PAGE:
Billionaire Ingvar Kamprad hard at work
That day, the IKEA store in Gentofte, Denmark is a hive of activity. Not only is there a European executive meeting taking place, but the company founder, Ingvar Kamprad himself, is in the house. That’ll make most employees straighten up and put in a little extra effort.
The execs wrap up at 6 in the evening, and Ingvar takes a stroll through the store as if this was the most natural thing in the world, kindly greeting each and every employee. He encounters two female employees talking to each other and approaches them with a smile and the words: “And what are too such lovely ladies talking about?” – following up with huge hugs for both of them.
Ingvar Kamprad is not merely a multi-billionaire and the top guy of company employing well above 100,000 people worldwide – he’s is also a happy person, and he’s not afraid to show it.
The same goes for many other top executives like Tony Hsieh of Zappos, Herb Kelleher of Southwest Airlines, Jørgen Vig Knudstorp of LEGO and Brin&Page of Google. Richard Branson of Virgin is perhaps the most famous example of a top exec who isn’t afraid of being happy, enthusiastic and funloving.
Would you dare to? Can people tell that you’re happy from looking at you? Are you walking the halls of your company with a smile on your face, a cheerful outlook and an unflagging faith in the future? Or have you, like so many other managers, bound yourself to an identity that requires a professional, cold, serious, disparaging and businesslike appearance?
Happiness pays off. Happiness at work is catching – and when the boss is happy, it’s downright infectious. If you, the person in charge, seem unhappy, you dampen the mood of everyone else in the company. This leads to more sick days, more stress, higher staff turnover and lower efficiency. On the other hand: When you radiate energy, curiosity and enthusiasm, you inevitably pass on your attitude to your employees. They grow happier and more creative, and they’ll ultimately end up providing better service to your customers.
Happy managers also gain a natural rapport with their employees, and people are much more eager to go the extra mile for a happy manager than for an unhappy one.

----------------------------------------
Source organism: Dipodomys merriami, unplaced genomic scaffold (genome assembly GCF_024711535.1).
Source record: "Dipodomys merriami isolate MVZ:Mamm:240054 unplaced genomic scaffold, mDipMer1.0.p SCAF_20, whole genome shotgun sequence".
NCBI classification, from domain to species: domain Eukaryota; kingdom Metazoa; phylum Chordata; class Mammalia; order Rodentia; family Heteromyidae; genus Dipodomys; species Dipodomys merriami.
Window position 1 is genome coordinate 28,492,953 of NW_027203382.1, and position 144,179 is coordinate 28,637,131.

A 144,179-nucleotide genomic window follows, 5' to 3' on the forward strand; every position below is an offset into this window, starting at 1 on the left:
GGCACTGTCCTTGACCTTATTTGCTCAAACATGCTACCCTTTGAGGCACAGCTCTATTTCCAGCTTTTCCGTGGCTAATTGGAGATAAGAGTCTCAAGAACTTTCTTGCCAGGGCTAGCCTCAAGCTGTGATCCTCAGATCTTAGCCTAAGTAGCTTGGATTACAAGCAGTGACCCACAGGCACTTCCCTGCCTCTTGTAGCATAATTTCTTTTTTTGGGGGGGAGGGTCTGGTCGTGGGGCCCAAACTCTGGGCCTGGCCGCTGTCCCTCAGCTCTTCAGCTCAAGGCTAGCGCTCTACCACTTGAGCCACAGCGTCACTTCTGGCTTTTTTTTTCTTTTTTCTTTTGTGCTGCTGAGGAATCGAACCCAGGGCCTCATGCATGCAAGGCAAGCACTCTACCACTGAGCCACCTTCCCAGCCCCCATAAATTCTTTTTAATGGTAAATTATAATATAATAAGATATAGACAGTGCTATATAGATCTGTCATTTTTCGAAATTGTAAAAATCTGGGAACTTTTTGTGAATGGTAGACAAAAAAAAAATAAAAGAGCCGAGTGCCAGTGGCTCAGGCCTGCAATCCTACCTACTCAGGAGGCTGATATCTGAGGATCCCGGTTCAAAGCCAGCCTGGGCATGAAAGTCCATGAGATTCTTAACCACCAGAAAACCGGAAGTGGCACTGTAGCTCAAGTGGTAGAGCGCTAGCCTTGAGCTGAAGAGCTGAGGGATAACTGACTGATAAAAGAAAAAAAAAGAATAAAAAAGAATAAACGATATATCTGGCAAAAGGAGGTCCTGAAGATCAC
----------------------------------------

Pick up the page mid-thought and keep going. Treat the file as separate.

However, there’s one downside to being happy that you should be aware of: You may be regarded as less competent. In an exciting psychological study, participants were asked to read an article and subsequently assess the smartness of its author. Half the participants got an article with a negative, critical attitude towards a certain topic – the other half got an article on the exact same topic, but worded in a much more positive way. The study showed that the author of the negative article was perceived as the more intelligent of the two.
That’s frankly strange, because loads of studies prove that happy people do a much better job. But apparently, many people also think that happy people aren’t all that serious. They’re seen as kind of happy-go-lucky and maybe a bit gullible too.
On the whole, however, there’s no doubt that the advantages to being a happy manager far outstrip the disadvantages. So what can you do to bring some more happiness into your management style? Here are three concrete and dead simple suggestions.
Look happy when you’re at work. Smiles are infectious and build good relationships. Don’t be fake, though. It has to be a genuine smile.
2: Look at the bright spots.
Many managers spend all their time on problems and all the stuff that doesn’t work. Change tack and spend much more of your time praising good work and finding and cherishing the heroes of your organization.
3: Cultivate optimism.
Some managers believe that a permanent atmosphere of impending crisis leads to good results, and they work hard to point out threats in order to create a burning platform. That’s a mistake. If you convey calm, optimism and faith in the future, you create a much more efficient and adaptable organization. Optimism is not an excuse to sit around doing nothing – it’s the most important driver of change there is.
Studies show that managers on average are happier at work than employees but you wouldn’t usually think so to look at them, since many believe that leaders should be serious rather than happy. They forget that it’s possible to be both.
Smiling and being happy is no substitute for being good at your job of course. You still need to be professionally competent, efficient and a good manager. But the collective experience of some of the most capable and successful managers in the world shows that being happy makes you a better boss.
That is, if you’re not afraid to show it!
Are you a leader? If so, are you happy and not afraid to show it? Or do you adopt a more professional facade?
As an employee, have you tried working for happy boss? Or a very unhappy one? What was that like?